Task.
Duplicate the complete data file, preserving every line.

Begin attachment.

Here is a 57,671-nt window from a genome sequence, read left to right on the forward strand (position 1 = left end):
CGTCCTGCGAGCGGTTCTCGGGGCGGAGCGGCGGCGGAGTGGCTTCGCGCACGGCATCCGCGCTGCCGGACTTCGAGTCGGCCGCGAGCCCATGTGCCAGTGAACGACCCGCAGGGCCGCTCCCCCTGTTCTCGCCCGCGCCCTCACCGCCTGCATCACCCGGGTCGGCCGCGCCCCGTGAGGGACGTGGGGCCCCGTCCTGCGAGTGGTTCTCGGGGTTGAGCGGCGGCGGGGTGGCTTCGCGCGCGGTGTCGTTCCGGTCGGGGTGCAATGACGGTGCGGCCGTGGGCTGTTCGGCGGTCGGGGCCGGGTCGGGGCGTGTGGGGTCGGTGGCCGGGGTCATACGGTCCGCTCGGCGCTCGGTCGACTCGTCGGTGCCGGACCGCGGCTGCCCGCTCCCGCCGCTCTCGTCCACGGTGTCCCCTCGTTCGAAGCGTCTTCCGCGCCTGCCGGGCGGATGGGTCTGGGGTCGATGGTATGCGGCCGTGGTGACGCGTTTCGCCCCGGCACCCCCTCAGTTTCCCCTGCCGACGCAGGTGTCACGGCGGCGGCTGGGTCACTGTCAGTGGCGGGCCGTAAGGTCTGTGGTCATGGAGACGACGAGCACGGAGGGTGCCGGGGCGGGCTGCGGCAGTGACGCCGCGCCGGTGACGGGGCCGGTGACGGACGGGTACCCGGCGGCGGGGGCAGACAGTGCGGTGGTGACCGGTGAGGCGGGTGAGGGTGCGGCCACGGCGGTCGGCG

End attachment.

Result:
Here is a 57,671-nt window from a genome sequence, read left to right on the forward strand (position 1 = left end):
CGTCCTGCGAGCGGTTCTCGGGGCGGAGCGGCGGCGGAGTGGCTTCGCGCACGGCATCCGCGCTGCCGGACTTCGAGTCGGCCGCGAGCCCATGTGCCAGTGAACGACCCGCAGGGCCGCTCCCCCTGTTCTCGCCCGCGCCCTCACCGCCTGCATCACCCGGGTCGGCCGCGCCCCGTGAGGGACGTGGGGCCCCGTCCTGCGAGTGGTTCTCGGGGTTGAGCGGCGGCGGGGTGGCTTCGCGCGCGGTGTCGTTCCGGTCGGGGTGCAATGACGGTGCGGCCGTGGGCTGTTCGGCGGTCGGGGCCGGGTCGGGGCGTGTGGGGTCGGTGGCCGGGGTCATACGGTCCGCTCGGCGCTCGGTCGACTCGTCGGTGCCGGACCGCGGCTGCCCGCTCCCGCCGCTCTCGTCCACGGTGTCCCCTCGTTCGAAGCGTCTTCCGCGCCTGCCGGGCGGATGGGTCTGGGGTCGATGGTATGCGGCCGTGGTGACGCGTTTCGCCCCGGCACCCCCTCAGTTTCCCCTGCCGACGCAGGTGTCACGGCGGCGGCTGGGTCACTGTCAGTGGCGGGCCGTAAGGTCTGTGGTCATGGAGACGACGAGCACGGAGGGTGCCGGGGCGGGCTGCGGCAGTGACGCCGCGCCGGTGACGGGGCCGGTGACGGACGGGTACCCGGCGGCGGGGGCAGACAGTGCGGTGGTGACCGGTGAGGCGGGTGAGGGTGCGGCCACGGCGGTCGGCG